War of the Rebellion: Serial 044 Page 0673 Chapter XXXIX. THE GETTYSBURG CAMPAIGN.

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where the Thirty-fourth was engaged in a skirmish with the enemy's cavalry on August 1. Our loss, 3 wounded and some missing. In all this campaign, the men endured with their usual forbearance, and bore all their trials and privations without a murmur. It is proper to mention the conduct of Captain [Hugh L.] Guerrant, assistant adjutant and inspector general, adjutant [D. M.] McIntire, acting assistant adjutant-general, and Lieutenant Young, acting aide-de-camp, who on all occasions rendered their services indispensable. I have the honor to be, very respectfully,

W. M. L. J. LOWRANCE,

Colonel Thirty-fourth North Carolina Troops, Comdg. Brigade.

Numbers 562. Report of Major William T. Poague, C. S. Army, commanding Artillery Battalion.

CULPEPER COUNTY, VA., July 30, 1863.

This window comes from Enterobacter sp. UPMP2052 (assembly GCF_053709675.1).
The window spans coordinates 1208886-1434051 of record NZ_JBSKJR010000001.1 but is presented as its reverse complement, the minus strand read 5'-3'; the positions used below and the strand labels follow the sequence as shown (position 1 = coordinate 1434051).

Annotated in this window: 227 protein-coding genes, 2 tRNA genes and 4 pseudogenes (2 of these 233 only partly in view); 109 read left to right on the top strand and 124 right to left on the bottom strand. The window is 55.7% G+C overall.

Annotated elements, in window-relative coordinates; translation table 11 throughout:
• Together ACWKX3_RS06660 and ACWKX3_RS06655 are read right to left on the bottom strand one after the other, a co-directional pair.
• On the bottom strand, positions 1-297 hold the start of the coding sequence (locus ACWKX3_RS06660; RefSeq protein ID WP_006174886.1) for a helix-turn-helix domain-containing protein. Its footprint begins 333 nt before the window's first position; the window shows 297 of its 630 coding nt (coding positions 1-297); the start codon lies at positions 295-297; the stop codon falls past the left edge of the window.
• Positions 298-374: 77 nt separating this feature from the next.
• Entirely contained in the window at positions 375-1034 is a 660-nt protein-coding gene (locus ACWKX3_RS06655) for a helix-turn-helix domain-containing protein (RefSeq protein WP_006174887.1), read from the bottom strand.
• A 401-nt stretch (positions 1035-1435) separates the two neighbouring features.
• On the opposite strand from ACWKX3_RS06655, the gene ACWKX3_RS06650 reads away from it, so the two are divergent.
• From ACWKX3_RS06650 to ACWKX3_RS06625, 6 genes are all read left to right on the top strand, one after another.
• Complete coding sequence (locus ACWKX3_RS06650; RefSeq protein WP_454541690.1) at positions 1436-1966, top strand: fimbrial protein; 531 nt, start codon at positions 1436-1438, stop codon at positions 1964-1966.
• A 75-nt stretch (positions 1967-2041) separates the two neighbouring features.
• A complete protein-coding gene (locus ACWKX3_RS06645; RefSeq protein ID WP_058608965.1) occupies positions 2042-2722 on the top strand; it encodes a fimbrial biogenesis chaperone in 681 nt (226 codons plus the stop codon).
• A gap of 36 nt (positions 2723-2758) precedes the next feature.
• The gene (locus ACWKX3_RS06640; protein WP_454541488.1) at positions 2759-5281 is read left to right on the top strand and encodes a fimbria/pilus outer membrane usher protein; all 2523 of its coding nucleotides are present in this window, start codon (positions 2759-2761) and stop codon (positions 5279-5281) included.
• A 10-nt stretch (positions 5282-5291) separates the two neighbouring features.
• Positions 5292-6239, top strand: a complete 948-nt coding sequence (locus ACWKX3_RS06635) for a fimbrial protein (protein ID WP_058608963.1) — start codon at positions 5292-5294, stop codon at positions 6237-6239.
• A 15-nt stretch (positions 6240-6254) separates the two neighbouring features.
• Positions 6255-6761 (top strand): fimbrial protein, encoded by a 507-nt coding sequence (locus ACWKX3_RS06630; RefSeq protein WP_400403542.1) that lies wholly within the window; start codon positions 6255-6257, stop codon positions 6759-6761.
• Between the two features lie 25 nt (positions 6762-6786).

COLONEL: I have the honor to submit the following account of the operations of the battalion under my command, from the time of leaving Fredericksburg, Va., to the present date: Without referring in detail to each day's marching, which made up by far the largest part of its operations, it may suffice to state that the battalion, consisting of three batteries, leaving Fredericksburg on June 15 and reaching Culpeper Court-House on the 17th, was assigned do duty with Major-General Pender's division. On the 21st, the command halted near Berryville, Va., where Captain [Joseph] Graham's (North Carolina) battery reported to me for duty. My battalion continued with General Pender's division until the morning of July 1, when it was detached, and directed to remain at Cashtown until further orders. About 11 o'clock I was ordered to the front, but the battalion took no part in the engagement of July 1 and 2 at Gettysburg, Pa. Late in the evening of the 2d, by your order, I reported to Major-General Anderson for duty, and at last succeeded in getting ten of my guns into position. The balance (six howitzers) were kept a short distance in rear, as no place could be found from which they could be used with advantage. Of the ten guns in position, three rifles and two Napoleons were posted on the left of Anderson's division, and not far from Pegram's battalion, and on the right of these and in front of Anderson's left, at the distance of 400 yards, five Napoleons were placed. These positions, separated by a body of timber, were about 1, 400 yards from the enemy's batteries, strongly posted on an eminence. Immediately on my right were the batteries of the First Corps. My battalion being necessarily separated, that part of it next Pegram's position, consisting of three of Wyatt's and two of Graham's guns, was placed in charge of Captain [James W.] Wyatt, while Captain [George] Ward was directed to superintend the guns of his own and of Brooke's battery. About 7 o'clock on the morning of the 3d, while I myself was at the position occupied by "Captain Ward, the guns under Captain Wyatt opened on the enemy's position. In a few minutes, the fire of several of their batteries was concentrated on these five guns, and seeing that 43 R R-VOL XXVII, PT II